The game also mixes up the challenge by introducing new characters both controllable and otherwise. Royal Spikey Commandos have the handy ability of being able to stick to walls and ceilings, and once you get the hang of the tilt-controls being reversed when they’re upside-down they become probably your most useful asset.
The uncontrollable Rolandos are both members of the Rolando Royal Family. The voluminous King is perhaps modelled after Henry VIII, being a fat, rotund lazy monarch whose sleeping form must be pushed around by his regular Rolando subjects.
His son, the Prince, certainly doesn’t take after his father. In fact, he can’t stop moving. The Prince will roll constantly in one direction until he hits an obstacle, whereby he will turn around and continue to roll in the opposite direction.
The Royals are your first priority, and must be brought to safety at the end of the level before any of your regular Rolandos can escape. As you can imagine, having to shepherd these lazy/excitable nobles provides much of the challenge on certain stages.
There are a total of 36 of these stages, spread over four visually distinct lands. As well as simple progression each level has three possible medals up for grabs. These are for saving all Rolandos on that level, beating that level’s challenge time and for collecting all diamonds scattered about that level.
These optional challenges provide a healthy amount of replay value, and if you’re anything like me, you’ll refuse to move onto the next level until you’ve achieved everything on the current one. Speaking of which, Rolando also features a selection of 360-style achievements and even a nifty ‘achievement unlocked’ notice that pops up when the requirements are met.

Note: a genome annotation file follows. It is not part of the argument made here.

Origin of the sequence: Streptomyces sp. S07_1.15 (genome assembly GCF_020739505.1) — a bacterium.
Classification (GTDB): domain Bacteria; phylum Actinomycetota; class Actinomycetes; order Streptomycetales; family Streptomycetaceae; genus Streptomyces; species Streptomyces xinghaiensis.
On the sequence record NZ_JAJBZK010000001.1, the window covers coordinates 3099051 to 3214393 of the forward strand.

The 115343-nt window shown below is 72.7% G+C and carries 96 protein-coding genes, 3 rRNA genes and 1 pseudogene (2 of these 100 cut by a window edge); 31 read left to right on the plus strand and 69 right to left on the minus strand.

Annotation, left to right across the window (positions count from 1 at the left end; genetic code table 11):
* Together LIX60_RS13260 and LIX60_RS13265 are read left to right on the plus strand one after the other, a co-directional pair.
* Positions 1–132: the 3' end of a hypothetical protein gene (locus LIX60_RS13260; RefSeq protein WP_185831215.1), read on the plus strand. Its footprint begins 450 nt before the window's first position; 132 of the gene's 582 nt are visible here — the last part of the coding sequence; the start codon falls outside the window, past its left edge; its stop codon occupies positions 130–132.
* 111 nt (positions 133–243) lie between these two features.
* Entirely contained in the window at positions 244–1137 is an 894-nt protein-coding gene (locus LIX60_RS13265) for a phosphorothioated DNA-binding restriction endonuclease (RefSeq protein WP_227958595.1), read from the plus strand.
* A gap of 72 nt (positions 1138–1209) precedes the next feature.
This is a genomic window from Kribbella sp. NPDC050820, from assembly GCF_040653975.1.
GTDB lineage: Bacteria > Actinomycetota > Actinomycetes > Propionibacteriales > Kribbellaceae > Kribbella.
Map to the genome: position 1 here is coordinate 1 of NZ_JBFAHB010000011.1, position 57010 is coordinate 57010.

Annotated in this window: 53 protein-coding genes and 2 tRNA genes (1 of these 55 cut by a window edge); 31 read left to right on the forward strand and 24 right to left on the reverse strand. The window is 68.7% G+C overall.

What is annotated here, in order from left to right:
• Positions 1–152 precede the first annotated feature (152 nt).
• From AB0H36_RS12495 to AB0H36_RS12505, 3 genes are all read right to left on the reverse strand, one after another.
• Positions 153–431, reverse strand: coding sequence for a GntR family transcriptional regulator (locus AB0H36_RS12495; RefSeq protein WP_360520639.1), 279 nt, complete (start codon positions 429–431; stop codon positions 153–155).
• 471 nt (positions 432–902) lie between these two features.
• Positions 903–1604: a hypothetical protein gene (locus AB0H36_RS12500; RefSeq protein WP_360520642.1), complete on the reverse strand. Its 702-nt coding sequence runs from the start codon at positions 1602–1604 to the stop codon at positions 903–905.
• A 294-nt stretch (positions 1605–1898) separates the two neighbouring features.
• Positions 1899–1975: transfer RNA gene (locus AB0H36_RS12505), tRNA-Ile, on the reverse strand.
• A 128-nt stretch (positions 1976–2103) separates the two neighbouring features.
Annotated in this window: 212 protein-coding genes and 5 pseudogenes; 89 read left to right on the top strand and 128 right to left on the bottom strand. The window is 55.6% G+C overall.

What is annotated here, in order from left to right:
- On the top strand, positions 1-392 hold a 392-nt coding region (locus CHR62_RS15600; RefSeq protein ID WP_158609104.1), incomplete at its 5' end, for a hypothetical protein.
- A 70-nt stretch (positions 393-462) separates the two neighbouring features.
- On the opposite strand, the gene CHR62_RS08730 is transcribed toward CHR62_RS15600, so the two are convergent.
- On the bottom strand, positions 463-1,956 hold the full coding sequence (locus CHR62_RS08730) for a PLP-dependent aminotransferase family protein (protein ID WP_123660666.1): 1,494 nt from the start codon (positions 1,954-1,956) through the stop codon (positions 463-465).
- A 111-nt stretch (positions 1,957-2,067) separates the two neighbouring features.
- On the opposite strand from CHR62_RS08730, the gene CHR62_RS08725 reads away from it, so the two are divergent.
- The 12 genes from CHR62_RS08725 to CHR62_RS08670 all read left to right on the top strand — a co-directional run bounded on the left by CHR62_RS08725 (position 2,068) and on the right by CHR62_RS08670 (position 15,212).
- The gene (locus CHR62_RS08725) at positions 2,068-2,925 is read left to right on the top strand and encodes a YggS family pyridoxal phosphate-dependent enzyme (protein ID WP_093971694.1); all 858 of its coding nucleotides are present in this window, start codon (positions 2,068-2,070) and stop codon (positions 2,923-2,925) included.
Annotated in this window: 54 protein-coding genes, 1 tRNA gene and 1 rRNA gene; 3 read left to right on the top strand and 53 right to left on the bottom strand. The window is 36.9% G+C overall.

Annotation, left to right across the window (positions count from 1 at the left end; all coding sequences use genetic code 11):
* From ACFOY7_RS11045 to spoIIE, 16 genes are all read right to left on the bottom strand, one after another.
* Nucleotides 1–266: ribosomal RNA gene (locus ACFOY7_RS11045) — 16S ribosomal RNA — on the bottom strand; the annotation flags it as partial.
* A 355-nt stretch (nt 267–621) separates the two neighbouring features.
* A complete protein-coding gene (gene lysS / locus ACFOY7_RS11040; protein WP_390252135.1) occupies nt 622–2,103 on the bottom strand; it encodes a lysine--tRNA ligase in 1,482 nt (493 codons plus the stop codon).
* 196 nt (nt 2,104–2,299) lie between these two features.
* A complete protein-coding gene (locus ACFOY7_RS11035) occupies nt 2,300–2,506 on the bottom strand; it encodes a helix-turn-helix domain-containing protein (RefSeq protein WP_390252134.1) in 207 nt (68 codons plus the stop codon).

Rolando also includes features that are mindful that that platform it’s being played on is still an iPod/mobile phone. Pleasingly, it includes support for listening to your own music whilst playing, something that strangely isn’t a standard feature on iPod Touch/iPhone games yet.
But the best feature has to be the innovative iSave function. If you get a phone call, or tap the Home button to go and do something else, your progress is instantly frozen and you can resume from that exact point when you next play. The Rolando icon on your Home screen will even display the number of Rolandos that are currently suspended in limbo, subtly beckoning you to pick up and play once again.
Rolando is undoubtedly the best iPhone game yet, and at £5.99 is a complete bargain. It could easily be sold for three times that much on another handheld console and no-one would bat an eyelid. The gameplay is challenging and enjoyable, the controls take great advantage of the platform’s unique capabilities, and the presentation is second-to-none. Features like iSave will hopefully become ubiquitous across iPhone games, and Rolando has raised the bar in terms of quality original gaming available on the App Store.
Rolando was released a little too late in the year to make it onto any “Game of The Year” lists, but hopefully we’ll be seeing more of the cute little spheres in 2009.